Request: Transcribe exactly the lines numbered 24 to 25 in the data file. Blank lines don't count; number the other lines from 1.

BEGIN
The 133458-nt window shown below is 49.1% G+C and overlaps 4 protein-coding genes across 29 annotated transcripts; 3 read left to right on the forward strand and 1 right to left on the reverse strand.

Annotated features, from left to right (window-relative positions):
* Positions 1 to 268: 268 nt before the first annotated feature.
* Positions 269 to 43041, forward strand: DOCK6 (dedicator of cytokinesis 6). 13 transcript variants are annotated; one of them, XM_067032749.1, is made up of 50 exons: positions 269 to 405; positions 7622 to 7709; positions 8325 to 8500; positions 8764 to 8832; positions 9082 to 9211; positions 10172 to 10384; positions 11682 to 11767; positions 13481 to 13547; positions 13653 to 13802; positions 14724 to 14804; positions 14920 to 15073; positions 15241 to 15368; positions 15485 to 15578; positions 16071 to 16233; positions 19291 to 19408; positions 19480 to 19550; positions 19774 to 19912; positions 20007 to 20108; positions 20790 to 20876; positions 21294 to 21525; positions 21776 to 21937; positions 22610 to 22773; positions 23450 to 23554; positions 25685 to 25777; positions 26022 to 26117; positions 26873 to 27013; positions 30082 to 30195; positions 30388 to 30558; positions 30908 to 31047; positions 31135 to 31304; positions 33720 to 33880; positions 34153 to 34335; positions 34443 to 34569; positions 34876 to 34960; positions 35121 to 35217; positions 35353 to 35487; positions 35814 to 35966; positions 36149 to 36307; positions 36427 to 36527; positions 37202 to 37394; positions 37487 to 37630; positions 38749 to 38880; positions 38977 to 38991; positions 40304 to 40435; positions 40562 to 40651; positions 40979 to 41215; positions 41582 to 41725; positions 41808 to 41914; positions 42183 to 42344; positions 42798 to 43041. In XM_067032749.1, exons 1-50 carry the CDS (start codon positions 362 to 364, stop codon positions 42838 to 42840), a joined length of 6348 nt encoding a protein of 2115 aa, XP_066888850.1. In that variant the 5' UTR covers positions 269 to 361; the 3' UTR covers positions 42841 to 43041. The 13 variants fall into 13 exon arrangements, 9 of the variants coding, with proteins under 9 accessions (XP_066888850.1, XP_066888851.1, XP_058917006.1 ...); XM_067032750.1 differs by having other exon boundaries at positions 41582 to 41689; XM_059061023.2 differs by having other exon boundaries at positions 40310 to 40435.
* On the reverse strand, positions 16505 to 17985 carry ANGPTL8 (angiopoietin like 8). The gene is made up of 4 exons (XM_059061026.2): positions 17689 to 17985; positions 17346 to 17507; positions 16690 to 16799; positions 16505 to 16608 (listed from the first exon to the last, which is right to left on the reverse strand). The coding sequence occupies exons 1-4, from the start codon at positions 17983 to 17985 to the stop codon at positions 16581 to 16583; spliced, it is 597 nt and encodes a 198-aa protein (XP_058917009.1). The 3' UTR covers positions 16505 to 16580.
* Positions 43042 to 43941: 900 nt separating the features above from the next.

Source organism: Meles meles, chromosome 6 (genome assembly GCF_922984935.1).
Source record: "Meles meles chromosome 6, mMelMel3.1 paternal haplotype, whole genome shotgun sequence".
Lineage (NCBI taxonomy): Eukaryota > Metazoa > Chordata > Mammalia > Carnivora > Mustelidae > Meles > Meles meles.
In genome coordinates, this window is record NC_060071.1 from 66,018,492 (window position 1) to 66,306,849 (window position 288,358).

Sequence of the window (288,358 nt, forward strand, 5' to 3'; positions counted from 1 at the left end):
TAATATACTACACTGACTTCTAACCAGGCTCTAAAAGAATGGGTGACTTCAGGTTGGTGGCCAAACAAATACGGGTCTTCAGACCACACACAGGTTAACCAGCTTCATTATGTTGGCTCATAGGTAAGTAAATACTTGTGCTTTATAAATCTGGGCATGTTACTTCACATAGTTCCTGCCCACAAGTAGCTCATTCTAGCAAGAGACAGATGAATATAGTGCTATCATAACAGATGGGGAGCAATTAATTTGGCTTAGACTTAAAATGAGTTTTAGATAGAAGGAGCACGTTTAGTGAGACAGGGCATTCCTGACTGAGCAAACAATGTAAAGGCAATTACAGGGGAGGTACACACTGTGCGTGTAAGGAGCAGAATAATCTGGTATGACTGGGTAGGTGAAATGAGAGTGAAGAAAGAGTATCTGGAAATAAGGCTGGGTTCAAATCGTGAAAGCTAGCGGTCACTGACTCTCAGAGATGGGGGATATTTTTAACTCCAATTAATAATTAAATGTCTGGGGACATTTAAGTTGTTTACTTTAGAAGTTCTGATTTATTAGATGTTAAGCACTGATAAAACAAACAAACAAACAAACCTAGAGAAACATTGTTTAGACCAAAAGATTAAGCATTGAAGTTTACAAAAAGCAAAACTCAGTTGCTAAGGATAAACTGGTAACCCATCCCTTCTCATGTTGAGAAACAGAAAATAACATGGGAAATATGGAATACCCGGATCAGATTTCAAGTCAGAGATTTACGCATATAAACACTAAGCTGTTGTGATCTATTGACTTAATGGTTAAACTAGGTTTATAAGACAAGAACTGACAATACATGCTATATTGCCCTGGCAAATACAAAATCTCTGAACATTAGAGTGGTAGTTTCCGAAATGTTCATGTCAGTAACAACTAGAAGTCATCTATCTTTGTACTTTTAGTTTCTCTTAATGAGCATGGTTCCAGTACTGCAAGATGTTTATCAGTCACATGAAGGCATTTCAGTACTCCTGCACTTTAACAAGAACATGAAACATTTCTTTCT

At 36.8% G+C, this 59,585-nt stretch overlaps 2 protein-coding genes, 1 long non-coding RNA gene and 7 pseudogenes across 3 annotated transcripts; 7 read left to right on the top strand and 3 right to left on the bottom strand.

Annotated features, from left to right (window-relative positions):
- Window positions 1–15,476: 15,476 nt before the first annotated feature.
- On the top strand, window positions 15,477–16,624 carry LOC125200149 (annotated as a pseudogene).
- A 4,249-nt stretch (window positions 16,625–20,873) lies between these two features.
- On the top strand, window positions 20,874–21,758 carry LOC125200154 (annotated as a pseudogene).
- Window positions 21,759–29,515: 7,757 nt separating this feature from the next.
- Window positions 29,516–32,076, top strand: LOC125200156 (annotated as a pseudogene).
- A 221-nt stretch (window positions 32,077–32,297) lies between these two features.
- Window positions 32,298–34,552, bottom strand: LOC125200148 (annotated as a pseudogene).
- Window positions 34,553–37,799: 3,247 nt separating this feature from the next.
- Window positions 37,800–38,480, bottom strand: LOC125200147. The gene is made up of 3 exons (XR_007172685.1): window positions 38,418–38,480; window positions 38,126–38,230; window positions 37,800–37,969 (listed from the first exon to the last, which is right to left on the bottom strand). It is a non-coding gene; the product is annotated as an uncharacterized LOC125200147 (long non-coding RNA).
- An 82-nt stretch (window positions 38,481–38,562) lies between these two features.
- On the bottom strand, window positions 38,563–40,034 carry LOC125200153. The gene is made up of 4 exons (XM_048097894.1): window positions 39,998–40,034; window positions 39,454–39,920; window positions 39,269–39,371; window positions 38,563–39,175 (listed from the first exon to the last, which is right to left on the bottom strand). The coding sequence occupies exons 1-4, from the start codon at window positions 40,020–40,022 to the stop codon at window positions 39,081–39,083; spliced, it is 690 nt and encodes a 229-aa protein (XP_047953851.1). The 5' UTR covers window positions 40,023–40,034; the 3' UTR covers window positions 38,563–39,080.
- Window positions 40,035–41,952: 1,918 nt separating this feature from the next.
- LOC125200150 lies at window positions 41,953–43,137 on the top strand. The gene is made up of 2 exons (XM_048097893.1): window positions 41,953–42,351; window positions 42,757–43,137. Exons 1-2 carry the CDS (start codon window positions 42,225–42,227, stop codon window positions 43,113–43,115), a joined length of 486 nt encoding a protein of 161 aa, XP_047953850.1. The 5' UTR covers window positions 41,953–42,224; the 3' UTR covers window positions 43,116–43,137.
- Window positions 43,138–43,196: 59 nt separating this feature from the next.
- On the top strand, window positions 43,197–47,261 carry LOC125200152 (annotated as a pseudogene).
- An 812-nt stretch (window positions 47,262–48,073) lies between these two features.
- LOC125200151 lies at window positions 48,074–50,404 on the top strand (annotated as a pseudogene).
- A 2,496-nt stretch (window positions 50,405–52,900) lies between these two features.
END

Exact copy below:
- Window positions 37,800–38,480, bottom strand: LOC125200147. The gene is made up of 3 exons (XR_007172685.1): window positions 38,418–38,480; window positions 38,126–38,230; window positions 37,800–37,969 (listed from the first exon to the last, which is right to left on the bottom strand). It is a non-coding gene; the product is annotated as an uncharacterized LOC125200147 (long non-coding RNA).
- An 82-nt stretch (window positions 38,481–38,562) lies between these two features.